Deforestation is still increasing exponentially in tropical regions. The forest landscape in Upper Bayang and Manyu Department at large is home to the critically endangered Cross River gorilla in South West Cameroon. Until recently the forest was relatively intact because of its remoteness and inaccessibility, but in 2008 a multinational infrastructure rehabilitation and development project was started.
The Bamenda-Mamfé-Ekok-Abakaliki-Enugu Multinational Road Corridor, which was developed from 2008-2013, connects Cameroon and Nigeria and is a stretch of the Lagos-Mombassa Trans-African Highway. Goal of the new road is to help improve regional integration and living conditions, combat poverty and promote economic growth. The 443 km long road comprises the Cameroonian Bamenda-Mamfe-Ekok road sections (203 km), the Nigerian road sections (240 km), and the border bridge over the Cross River.
While the road brings great social and economic benefits to the local population of 3 million Cameroonians, such as improved transport of people and agricultural products and regional trade, the road has also some inherent side-effects. This includes construction of new houses and expansion or development of new villages along the road. It also includes increased deforestation and forest degradation, because of an increase in illegal logging activities and farm development in the forest, both in areas with and without formal protection.
Road-building and infrastructure development is currently one of the most pressing threats to forests and biodiversity worldwide. The research group of Bill Laurance, Distinguished Research Professor at the James Cook University, recently analysed the relationship between global infrastructure development and deforestation, warning that we are currently living in the most explosive era of infrastructure expansion in human history. This new infrastructure is having severe impacts on many ecosystems and species, especially in previously untouched areas in the tropics.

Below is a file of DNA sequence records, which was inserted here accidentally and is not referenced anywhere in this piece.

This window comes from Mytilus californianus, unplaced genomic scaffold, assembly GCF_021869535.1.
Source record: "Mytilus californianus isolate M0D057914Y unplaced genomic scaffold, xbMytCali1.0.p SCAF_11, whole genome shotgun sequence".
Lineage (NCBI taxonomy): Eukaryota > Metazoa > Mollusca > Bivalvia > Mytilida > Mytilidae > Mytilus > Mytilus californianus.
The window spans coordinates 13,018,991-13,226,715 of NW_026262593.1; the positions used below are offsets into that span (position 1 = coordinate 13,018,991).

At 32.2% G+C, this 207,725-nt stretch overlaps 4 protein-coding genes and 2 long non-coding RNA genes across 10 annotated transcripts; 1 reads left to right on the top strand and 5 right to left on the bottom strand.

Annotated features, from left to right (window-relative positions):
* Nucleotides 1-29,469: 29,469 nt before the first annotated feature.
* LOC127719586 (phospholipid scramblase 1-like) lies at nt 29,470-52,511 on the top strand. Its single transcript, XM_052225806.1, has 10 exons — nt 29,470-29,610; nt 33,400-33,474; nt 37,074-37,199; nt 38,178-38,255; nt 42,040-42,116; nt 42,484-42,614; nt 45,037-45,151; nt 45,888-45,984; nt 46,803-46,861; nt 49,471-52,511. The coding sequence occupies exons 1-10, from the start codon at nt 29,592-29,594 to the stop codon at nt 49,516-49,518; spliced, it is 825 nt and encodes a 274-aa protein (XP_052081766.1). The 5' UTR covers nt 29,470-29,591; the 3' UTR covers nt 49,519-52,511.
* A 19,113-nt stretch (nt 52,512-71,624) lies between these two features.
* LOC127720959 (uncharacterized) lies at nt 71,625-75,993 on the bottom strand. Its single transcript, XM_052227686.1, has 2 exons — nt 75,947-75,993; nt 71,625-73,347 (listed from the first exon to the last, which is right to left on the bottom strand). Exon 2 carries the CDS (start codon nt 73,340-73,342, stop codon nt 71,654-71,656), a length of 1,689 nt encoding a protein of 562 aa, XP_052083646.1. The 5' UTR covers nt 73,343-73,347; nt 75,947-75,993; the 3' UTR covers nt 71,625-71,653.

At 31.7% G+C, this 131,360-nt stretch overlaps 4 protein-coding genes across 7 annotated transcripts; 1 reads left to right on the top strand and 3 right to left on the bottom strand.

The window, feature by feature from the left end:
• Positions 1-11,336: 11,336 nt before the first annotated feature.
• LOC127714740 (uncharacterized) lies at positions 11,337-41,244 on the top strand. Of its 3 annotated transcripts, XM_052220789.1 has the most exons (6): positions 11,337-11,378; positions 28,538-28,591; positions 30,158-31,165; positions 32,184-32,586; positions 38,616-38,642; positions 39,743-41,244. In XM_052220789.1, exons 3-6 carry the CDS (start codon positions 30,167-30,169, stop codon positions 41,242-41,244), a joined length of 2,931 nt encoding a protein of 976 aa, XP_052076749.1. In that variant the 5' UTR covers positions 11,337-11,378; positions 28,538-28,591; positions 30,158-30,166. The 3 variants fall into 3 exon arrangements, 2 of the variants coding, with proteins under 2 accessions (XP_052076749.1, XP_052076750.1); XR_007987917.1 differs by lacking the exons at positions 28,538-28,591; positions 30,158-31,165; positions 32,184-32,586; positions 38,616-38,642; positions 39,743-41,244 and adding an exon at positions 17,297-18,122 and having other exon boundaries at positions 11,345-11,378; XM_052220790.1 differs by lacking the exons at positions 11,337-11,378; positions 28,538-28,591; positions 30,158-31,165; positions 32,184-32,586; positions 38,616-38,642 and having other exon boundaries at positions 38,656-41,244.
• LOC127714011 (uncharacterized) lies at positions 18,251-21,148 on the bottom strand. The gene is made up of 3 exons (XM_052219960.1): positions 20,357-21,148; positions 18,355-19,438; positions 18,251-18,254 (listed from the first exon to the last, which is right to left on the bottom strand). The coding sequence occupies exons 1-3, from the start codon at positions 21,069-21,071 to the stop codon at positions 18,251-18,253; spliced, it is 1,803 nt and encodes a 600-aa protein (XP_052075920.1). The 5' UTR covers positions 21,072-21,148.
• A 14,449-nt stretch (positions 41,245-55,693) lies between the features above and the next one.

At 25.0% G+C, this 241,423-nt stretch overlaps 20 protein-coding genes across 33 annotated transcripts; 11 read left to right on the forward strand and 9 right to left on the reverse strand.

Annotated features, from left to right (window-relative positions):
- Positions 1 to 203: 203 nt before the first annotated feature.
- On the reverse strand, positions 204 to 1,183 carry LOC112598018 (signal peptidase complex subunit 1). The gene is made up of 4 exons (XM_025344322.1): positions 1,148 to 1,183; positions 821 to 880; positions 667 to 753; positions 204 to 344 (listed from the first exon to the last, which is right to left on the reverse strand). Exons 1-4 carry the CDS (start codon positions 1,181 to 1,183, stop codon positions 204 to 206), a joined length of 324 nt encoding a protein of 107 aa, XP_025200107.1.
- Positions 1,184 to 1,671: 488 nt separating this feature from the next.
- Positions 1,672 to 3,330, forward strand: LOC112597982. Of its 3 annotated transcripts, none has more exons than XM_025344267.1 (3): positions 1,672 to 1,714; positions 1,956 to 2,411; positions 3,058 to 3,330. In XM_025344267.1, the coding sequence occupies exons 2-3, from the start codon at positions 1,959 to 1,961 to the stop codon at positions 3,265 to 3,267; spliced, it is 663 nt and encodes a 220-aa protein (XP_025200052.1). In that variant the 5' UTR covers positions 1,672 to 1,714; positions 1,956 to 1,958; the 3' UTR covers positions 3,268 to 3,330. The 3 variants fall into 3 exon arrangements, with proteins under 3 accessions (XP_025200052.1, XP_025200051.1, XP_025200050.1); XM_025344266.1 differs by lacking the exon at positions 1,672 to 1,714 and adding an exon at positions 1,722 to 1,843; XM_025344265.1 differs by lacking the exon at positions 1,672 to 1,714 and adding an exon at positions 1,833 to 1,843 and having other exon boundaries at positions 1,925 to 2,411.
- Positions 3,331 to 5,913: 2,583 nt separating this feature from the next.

Also in Africa the last intact rainforests are becoming increasingly fragmented. The main drivers are timber harvesting, agriculture expansion and infrastructure development. Apart from logging, the dark side of roads is that they promote harmful activities including encroachment, illegal poaching, mining, conversion of forest to farms and forest fires.
If we are to conserve these forests, new strategies must be developed towards a more responsible land use planning, whilst ensuring preventive measures and strict protection of sensitive areas are adhered to. Forest intactness and the associated complex assemblages of species cannot easily be restored, due to continual destruction that will very likely exacerbate the existing ecological changes, harming not only biodiversity but also development options, current and future economies, and human health and populations.
Time series analysis
With the help of the GLAD (Global Land Analysis and Discovery) forest change detection data, available through Global Forest Watch, we conducted a time-series analysis of tree cover loss before, during and after the road construction. Not surprisingly, we found a strong relationship between the start of the road construction and increased tree cover loss in the direct vicinity of the road, indicating deforestation. Through ground-truthing we established this was a result of increased (illegal) logging and conversion of forest to agricultural land and plantations.
We prepared tree cover loss maps for each year from 2001 to 2014 and conducted an incremental time series analysis of tree cover loss data. In order to see the effect of road development on tree cover loss in the area, we created an animation showing the rapid changes in the forest. The beginning of the deforestation coincides with the 2008 start of the road construction works and significantly accelerates towards the completion and official opening of the new road in 2013 and beyond. The location and extend of deforestation are not evenly distributed and in some cases we were able to establish who is responsible for the illegal logging and clearing.
Although a full validation of tree cover loss data could not be carried out retroactively for the previous years, the validation results (100% of plots confirmed) carried out in the second half of 2016 indicate a high accuracy of the GLAD tree cover loss data.